The Vicar of Christ Speaks

INTRODUCTION: In this "Lay Person's Guide to the Pope's Encyclicals" we catch a synopsis of the Holy Father's wisdom adroitly capsulized by Dr. Joseph Bagiackas, Ph.D. In his Papal Exhortation "Christifideles Laici", the Holy Father exhorts the laity to faithfulness. It is appropriate we follow-up November's pertinent document from the Holy See on Instructions to the Laity and Priests on abuses, by reinforcing the Pope's teachings with this Apostolic Exhortation imparted ten years ago. Now ten years later, after the "ten year period of grace" Our Blessed Mother spoke of to Father Don Stefano Gobbi back in 1988, we revisit this important letter from the supreme pontiff and, through the expert analysis of Dr. Bagiackas his holiness' words will be clearer and more simple to understand and most meaningful in these times when there are so many who, rather than pulling together for God's Will, are pulling apart within the laity. The eminent prelate from New York John Cardinal O'Connor has said of Dr. Bagiackas' work: "These summations will draw the reader closer to knowing God and will encourage broader readership of the writings of this remarkable Pope." BELOW: the ninth installment of Christifideles Laici: Chapter Two: 12. Lay Freedom to Form Groups

A Lay Person's Guide to Pope John Paul II's Teaching on the Laity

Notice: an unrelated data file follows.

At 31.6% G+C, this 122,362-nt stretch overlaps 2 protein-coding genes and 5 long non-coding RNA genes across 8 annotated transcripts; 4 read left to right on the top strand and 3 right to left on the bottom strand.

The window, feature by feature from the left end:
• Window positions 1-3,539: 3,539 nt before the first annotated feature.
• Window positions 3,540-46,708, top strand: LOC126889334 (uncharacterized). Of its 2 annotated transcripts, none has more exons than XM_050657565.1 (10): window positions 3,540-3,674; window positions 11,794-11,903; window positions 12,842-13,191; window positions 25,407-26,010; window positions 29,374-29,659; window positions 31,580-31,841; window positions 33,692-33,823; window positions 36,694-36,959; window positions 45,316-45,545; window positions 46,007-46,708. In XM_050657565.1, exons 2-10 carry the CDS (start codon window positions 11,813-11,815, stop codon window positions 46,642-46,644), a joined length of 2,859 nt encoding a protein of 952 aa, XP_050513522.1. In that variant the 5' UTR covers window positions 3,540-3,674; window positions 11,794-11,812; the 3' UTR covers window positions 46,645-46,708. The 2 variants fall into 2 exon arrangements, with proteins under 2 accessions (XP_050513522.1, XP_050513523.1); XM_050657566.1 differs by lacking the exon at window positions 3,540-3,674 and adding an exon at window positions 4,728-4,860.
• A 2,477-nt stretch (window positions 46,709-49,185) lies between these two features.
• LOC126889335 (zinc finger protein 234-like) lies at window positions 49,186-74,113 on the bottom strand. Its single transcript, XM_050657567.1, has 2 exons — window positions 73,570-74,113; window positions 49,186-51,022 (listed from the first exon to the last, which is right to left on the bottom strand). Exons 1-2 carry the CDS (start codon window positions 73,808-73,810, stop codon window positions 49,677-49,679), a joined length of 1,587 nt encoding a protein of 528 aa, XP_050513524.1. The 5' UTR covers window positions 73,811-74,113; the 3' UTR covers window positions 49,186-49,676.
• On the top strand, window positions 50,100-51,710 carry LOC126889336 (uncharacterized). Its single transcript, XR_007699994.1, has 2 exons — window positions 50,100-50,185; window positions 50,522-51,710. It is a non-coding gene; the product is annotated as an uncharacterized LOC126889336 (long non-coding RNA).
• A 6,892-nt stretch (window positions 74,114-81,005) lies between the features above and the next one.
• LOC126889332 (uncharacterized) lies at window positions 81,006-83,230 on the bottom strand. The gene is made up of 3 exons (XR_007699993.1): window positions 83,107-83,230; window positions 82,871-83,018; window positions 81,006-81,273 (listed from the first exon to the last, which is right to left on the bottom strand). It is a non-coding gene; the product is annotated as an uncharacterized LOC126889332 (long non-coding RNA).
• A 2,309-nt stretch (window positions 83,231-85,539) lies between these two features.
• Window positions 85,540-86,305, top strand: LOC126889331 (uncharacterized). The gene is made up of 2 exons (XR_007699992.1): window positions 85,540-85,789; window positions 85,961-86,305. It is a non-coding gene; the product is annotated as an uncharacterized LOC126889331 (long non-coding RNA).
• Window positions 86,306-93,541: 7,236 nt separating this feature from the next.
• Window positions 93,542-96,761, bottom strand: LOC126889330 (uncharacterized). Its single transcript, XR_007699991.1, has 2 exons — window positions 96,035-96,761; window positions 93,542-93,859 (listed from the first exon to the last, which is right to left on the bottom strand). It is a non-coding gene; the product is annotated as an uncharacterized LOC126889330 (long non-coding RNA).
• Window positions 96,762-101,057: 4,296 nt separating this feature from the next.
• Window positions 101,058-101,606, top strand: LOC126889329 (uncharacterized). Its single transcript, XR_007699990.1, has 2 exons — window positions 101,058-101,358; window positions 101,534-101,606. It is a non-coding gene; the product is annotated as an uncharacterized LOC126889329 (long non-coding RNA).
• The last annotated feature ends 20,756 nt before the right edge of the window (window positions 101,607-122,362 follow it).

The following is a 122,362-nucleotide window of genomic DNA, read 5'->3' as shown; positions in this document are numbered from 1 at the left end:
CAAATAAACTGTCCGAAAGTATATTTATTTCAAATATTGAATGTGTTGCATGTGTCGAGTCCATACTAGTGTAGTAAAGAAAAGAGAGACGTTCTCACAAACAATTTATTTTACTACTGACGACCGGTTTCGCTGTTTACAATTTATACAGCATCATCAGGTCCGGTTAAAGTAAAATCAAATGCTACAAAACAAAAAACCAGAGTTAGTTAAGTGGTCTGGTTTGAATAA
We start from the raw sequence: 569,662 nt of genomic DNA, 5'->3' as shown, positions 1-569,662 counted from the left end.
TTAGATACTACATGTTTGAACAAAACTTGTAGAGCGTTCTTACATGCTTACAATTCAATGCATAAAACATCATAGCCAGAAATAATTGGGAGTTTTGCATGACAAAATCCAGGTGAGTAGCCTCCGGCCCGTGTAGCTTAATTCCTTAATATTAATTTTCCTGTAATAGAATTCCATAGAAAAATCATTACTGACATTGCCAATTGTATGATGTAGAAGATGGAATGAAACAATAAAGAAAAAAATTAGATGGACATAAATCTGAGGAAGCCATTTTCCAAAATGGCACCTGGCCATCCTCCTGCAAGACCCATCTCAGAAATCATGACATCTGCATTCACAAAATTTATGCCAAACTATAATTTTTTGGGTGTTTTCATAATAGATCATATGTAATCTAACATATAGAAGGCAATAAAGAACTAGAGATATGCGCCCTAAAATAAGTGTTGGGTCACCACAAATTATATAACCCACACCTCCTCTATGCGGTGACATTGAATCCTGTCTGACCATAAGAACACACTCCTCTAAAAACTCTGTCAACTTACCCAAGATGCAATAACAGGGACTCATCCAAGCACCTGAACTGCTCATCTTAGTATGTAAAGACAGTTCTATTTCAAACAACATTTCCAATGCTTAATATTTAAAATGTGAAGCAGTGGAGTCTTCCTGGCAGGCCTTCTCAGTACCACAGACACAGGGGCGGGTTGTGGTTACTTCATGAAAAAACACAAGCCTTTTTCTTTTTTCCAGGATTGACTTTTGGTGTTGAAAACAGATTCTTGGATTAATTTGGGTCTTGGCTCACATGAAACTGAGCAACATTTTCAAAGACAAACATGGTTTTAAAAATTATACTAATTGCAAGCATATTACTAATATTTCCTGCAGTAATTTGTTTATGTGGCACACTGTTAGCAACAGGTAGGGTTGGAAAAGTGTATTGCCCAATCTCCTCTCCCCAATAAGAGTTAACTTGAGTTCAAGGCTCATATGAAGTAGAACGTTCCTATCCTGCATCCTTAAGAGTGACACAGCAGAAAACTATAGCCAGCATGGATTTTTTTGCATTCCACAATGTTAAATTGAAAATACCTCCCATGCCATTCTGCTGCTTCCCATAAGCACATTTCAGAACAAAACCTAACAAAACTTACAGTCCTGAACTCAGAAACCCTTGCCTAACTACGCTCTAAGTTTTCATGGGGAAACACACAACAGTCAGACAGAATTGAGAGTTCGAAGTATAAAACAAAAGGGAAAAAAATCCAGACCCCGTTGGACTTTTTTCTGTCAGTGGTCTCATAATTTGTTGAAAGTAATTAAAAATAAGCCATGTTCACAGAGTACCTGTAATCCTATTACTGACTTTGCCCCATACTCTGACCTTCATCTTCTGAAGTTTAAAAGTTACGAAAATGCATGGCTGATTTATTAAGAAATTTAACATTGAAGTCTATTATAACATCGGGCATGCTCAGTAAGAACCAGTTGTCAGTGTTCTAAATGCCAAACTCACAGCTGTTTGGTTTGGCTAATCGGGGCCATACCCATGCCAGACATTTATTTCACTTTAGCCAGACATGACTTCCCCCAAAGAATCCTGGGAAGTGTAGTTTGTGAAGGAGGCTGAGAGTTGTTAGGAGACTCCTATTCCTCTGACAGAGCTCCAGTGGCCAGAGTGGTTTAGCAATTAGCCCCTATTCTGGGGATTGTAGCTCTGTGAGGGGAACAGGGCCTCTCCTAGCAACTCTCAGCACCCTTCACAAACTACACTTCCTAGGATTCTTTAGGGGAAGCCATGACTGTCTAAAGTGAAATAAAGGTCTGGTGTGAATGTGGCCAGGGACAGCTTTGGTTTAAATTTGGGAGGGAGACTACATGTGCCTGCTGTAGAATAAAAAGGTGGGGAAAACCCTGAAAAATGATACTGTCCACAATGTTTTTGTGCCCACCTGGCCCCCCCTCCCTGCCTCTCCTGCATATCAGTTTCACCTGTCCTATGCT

by Dr. Joseph Bagiackas

To read the entire Apostolic Letter click on Christifideles Laici

ninth installment:

Chapter Two: 12. Lay Freedom to Form Groups

     On the contrary, says the Pope, the laity are free to form groups for spiritual renewal, according to Vatican II (Decree on the Laity, 18) and Church Law. And this is not merely a concession by Church authorities. Forming such groups is a natural outflow of Baptism and Confirmation, which empower us laity to participate actively and creatively in the Church's mission.

     The Pope then quotes the new 1983 Code of Canon Law: "The Christian faithful are at liberty to found and govern associations for charitable and religious purposes or for the promotion of the Christian vocation in the world; they are free to hold meetings to pursue these purposes in common" (Canon 2150.

     This freedom is to be "exercised in Church communion." The Pope then gives five criteria for discerning the genuineness of a lay group.

     The bishops have the task of discerning such groups, so as to help groups work better. "They ought to accompany their work of discernment with guidance and, above all, encouragement so that lay associations might grow in Church communion and mission" (p. 76).

Next week: Chapter Three: Evangelization and Renewal of Society with specifics